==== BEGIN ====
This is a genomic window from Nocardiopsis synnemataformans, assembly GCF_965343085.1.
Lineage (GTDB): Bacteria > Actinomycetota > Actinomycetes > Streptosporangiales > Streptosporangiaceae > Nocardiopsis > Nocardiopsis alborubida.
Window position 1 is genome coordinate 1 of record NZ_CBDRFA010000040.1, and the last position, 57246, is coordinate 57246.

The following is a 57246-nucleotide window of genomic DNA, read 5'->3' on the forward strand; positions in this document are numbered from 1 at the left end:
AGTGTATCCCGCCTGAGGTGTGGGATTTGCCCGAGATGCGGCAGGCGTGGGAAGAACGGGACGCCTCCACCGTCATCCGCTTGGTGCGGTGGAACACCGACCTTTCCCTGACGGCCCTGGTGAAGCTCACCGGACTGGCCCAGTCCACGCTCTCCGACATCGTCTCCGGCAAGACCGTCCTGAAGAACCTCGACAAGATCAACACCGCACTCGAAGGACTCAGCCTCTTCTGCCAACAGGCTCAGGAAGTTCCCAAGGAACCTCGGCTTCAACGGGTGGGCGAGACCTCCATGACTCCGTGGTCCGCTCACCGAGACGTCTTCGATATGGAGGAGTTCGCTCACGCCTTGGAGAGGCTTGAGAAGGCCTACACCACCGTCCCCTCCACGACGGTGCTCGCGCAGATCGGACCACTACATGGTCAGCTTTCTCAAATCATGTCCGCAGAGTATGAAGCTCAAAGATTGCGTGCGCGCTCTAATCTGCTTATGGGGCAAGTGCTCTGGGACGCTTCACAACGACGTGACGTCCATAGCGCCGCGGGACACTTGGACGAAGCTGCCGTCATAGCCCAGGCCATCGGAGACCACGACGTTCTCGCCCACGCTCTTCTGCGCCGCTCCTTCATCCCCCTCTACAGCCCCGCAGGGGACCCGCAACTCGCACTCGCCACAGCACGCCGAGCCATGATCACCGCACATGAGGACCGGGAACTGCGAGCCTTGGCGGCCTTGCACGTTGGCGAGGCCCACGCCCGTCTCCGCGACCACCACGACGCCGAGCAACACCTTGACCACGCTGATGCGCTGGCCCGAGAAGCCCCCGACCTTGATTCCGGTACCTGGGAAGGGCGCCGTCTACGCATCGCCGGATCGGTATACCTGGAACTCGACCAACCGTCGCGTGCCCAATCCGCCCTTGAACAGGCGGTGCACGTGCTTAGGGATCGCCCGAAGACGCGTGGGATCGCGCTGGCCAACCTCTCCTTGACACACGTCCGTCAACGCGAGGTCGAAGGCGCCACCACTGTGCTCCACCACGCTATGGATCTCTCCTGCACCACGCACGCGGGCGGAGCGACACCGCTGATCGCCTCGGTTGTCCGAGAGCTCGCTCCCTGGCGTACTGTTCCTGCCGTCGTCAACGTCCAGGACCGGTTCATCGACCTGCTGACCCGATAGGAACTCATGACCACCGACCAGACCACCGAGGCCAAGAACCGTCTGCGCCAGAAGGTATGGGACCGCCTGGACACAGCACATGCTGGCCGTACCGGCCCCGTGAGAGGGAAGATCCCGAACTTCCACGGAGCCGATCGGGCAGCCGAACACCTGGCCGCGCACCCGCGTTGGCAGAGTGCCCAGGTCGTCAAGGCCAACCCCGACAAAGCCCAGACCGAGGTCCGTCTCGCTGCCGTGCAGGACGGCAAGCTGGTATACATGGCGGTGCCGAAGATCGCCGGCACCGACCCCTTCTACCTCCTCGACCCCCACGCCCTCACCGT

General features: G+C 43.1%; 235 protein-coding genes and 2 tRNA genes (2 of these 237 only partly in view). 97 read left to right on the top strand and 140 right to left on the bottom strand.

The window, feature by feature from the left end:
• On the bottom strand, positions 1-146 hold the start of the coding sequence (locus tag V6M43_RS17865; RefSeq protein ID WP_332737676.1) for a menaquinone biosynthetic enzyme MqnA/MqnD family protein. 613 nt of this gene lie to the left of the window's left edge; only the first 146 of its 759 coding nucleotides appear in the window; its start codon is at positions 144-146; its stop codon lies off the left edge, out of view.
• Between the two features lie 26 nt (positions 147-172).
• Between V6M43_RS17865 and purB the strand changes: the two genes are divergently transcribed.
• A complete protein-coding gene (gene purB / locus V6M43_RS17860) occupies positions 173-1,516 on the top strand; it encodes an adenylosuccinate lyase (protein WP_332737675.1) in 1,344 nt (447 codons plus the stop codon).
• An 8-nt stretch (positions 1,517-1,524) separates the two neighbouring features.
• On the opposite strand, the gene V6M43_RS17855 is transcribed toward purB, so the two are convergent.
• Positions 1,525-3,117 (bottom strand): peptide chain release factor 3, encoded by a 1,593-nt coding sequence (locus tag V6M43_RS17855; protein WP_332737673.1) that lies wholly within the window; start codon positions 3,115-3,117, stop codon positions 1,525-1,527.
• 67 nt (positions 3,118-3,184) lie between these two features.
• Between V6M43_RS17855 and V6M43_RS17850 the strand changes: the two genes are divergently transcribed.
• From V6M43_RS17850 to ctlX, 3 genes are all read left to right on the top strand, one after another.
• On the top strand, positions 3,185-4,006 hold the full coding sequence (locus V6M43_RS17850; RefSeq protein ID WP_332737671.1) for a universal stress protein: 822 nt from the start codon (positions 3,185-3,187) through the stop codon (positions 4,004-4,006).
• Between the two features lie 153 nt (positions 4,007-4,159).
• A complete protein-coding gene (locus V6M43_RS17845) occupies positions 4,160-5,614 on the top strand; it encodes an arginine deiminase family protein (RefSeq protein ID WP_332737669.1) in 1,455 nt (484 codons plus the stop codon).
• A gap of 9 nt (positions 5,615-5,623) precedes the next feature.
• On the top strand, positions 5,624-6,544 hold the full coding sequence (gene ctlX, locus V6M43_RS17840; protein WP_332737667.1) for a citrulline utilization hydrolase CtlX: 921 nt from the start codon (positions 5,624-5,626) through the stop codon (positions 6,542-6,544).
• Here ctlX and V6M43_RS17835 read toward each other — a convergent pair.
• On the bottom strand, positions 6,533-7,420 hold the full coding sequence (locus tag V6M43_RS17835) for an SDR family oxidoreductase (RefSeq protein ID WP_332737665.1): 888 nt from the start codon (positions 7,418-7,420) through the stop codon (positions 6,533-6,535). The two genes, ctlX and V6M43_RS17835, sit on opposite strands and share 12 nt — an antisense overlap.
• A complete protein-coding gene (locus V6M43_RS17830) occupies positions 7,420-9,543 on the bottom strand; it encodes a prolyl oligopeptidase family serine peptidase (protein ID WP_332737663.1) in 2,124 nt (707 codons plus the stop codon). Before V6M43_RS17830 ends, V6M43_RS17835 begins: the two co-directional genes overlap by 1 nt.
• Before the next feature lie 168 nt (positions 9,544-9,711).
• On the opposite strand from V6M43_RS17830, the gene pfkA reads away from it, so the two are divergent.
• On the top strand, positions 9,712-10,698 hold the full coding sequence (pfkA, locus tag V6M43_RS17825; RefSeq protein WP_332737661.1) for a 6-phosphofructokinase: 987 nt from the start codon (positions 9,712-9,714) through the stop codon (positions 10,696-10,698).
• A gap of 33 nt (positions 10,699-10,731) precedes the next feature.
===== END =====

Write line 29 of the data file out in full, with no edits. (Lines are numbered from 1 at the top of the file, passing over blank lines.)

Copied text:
• A gap of 33 nt (positions 10,699-10,731) precedes the next feature.